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Following is a message I received from Ron Livingston about the pyrethrin
discussion.  I wanted to pass it along for those interested because I
believed it to be a safe substance to use.  I have only used it in my home
during one winter and am glad of that in light of the following.  Sorry if I
miss led anyone about the above subject.  He further told me the following
in how he deals with the pesky fungus knats which I found quite interesting
and if I have a repeat problem (hopefully not)  I will try this.
FROM:  Ronald Livingston <RONLIVES@prodigy.net>
Date: Wednesday, September 22, 1999 8:24 PM
Subject: Re: Pyrethrium
Are you aware of Mary's anti-fungus gnat potion ? Bt can also be mixed with
the water and kill the larval stage. I use a combination of things. One of
my favorites is an empty yellow butter tub. I put a couple of drops of dish
detergent in it and fill it up with warm water. The gnats are attracted to
the color,( like the sticky traps) once a few get in there and die they are
like decoys for the others to follow. I'd hate to say how many I have caught
this way( more than I can count ). As the new ones emerge, eventually they
take the dive.


Hi Beth,
    I contacted the people at Organic Gardening to check on pyrethrium and
rotenone. Here's the post they sent back:
> Thank you for your interest in ORGANIC GARDENING. Following is some
> information that we hope will be of help to you.
> More bad news on botanicals.  (health dangers)  Organic Gardening, Jan
> 1995 v42 n1 p20(1)  Summary Botanical pesticides may contain inert
> materials that are even more toxic than the active ingredients. The
> additive piperonyl butoxide (PBO) has been linked to liver cancer and
> reproductive problems in studies on rats.  Full Text When we discuss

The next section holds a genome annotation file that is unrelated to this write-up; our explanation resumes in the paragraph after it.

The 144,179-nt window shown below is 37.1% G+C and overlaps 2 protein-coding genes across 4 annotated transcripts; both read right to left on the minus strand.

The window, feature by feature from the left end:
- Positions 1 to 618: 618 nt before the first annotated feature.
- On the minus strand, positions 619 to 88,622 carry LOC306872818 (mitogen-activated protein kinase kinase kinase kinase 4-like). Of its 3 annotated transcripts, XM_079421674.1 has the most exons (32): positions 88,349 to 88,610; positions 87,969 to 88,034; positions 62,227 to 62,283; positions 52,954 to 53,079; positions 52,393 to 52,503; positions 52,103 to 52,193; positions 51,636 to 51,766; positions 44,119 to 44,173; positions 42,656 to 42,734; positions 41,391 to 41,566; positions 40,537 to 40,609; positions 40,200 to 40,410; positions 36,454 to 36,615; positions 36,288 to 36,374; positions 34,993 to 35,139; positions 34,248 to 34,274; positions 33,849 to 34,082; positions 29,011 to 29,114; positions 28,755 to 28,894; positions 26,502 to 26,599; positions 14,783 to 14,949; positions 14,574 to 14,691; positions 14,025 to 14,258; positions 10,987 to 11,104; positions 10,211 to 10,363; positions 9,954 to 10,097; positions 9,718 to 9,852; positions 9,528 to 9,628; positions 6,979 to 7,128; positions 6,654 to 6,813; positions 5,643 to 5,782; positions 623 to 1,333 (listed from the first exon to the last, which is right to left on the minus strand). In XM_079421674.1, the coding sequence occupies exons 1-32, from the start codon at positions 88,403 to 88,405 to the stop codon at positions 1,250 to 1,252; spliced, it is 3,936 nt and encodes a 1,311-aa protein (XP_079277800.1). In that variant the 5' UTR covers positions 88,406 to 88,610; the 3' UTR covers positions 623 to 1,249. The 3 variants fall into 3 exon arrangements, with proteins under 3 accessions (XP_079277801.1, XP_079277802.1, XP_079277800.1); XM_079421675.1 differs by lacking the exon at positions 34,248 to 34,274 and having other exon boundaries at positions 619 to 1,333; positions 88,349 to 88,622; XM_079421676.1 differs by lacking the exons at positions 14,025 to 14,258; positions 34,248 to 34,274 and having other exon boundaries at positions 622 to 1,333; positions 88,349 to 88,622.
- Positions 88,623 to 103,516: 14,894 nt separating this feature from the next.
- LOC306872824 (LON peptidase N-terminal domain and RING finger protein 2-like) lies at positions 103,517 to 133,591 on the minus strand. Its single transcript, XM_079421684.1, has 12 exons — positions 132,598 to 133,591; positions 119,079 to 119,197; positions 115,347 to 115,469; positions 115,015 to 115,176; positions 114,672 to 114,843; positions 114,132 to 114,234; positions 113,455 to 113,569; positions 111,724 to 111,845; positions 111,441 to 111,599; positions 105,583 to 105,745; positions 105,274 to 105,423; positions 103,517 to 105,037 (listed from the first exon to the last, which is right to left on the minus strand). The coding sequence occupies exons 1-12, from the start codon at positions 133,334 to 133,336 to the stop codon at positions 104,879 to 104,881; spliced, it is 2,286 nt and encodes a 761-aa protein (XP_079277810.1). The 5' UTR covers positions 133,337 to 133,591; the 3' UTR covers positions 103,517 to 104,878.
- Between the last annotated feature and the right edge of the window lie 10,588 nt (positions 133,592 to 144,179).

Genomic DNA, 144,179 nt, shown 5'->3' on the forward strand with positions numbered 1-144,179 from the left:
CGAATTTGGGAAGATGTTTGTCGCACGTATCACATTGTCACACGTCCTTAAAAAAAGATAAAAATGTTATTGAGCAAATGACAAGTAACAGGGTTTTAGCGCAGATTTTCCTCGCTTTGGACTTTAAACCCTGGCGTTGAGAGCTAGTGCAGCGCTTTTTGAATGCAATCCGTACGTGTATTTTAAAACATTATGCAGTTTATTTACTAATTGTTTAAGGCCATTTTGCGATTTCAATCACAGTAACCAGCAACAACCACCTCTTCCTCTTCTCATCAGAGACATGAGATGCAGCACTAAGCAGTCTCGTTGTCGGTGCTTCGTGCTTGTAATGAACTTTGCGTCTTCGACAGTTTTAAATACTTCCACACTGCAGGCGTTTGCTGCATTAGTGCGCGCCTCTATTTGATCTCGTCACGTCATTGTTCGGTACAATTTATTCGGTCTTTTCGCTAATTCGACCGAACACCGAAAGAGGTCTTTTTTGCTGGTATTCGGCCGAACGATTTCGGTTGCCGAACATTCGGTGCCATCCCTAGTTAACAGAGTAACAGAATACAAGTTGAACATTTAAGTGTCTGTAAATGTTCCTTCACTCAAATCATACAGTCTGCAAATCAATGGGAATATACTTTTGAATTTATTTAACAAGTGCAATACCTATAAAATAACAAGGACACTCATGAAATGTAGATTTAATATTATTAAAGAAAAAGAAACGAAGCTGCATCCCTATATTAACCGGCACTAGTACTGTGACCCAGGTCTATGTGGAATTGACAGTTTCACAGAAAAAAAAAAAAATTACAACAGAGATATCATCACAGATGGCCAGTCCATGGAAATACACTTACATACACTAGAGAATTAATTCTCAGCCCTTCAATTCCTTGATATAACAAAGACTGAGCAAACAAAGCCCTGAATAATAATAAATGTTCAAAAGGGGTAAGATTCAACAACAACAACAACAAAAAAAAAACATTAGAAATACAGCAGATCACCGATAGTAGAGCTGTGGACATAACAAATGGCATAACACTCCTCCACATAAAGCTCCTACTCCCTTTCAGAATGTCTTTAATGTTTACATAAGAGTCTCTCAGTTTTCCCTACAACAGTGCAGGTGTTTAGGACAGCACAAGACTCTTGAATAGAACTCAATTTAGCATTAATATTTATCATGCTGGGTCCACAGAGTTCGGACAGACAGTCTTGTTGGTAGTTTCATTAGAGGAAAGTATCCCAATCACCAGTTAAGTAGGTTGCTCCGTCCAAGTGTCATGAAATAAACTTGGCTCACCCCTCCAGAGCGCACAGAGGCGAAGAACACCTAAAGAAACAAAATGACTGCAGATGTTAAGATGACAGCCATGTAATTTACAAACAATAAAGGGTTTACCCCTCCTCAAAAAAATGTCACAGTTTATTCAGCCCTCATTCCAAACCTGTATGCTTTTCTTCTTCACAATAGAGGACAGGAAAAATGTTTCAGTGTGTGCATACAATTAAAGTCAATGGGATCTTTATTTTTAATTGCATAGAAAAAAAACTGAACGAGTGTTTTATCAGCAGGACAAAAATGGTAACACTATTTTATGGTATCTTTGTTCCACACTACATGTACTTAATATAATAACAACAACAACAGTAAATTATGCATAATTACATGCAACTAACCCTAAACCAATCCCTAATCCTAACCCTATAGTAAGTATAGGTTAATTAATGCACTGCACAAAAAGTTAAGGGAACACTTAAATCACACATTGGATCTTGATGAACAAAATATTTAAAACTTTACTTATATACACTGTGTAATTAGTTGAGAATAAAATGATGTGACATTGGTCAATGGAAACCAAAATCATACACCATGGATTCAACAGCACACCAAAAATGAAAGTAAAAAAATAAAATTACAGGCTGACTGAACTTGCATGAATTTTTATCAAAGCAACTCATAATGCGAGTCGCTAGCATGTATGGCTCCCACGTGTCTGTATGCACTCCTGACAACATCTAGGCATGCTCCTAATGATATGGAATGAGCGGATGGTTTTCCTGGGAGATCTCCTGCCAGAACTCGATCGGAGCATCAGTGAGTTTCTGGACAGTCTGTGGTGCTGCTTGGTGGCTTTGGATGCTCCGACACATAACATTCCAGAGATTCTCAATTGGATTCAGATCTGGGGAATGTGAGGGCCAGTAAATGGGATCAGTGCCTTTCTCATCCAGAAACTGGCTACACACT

> pest-control techniques in OG, we never recommend using toxic
> insecticides, even the plant-derived "botanical" ones like rotenone and
> pyrethrin which have been accepted by some growers and certifying groups
> as organic in certain circumstances. But not by us--all such botanicals
> are extremely toxic at the time they are applied, making them a danger to
> the person applying them, as well as to children, pets and other living
> things.  Now there's even more reason for us to take such a position. Like
> most pesticides, many botanicals contain "inert ingredients," some of
> which are believed to be more toxic than the active ingredients! In
> botanicals, the most troublesome "inert" is a chemical additive called PBO
> (piperonyl butoxide) which new research on animals indicates can cause
> cancer and reproductive problems.  The Aug. 1994 Technical Report of the
> National Coalition Against the Misuse of Pesticides tipped us to several
> recent studies (including one unpublished study conducted for a group of
> pesticide manufacturers that we are currently trying to obtain via the
> Freedom of Information Act) indicating that PBO "leads to liver tumors in
> both rats and mice and has adverse effects on reproductive, developmental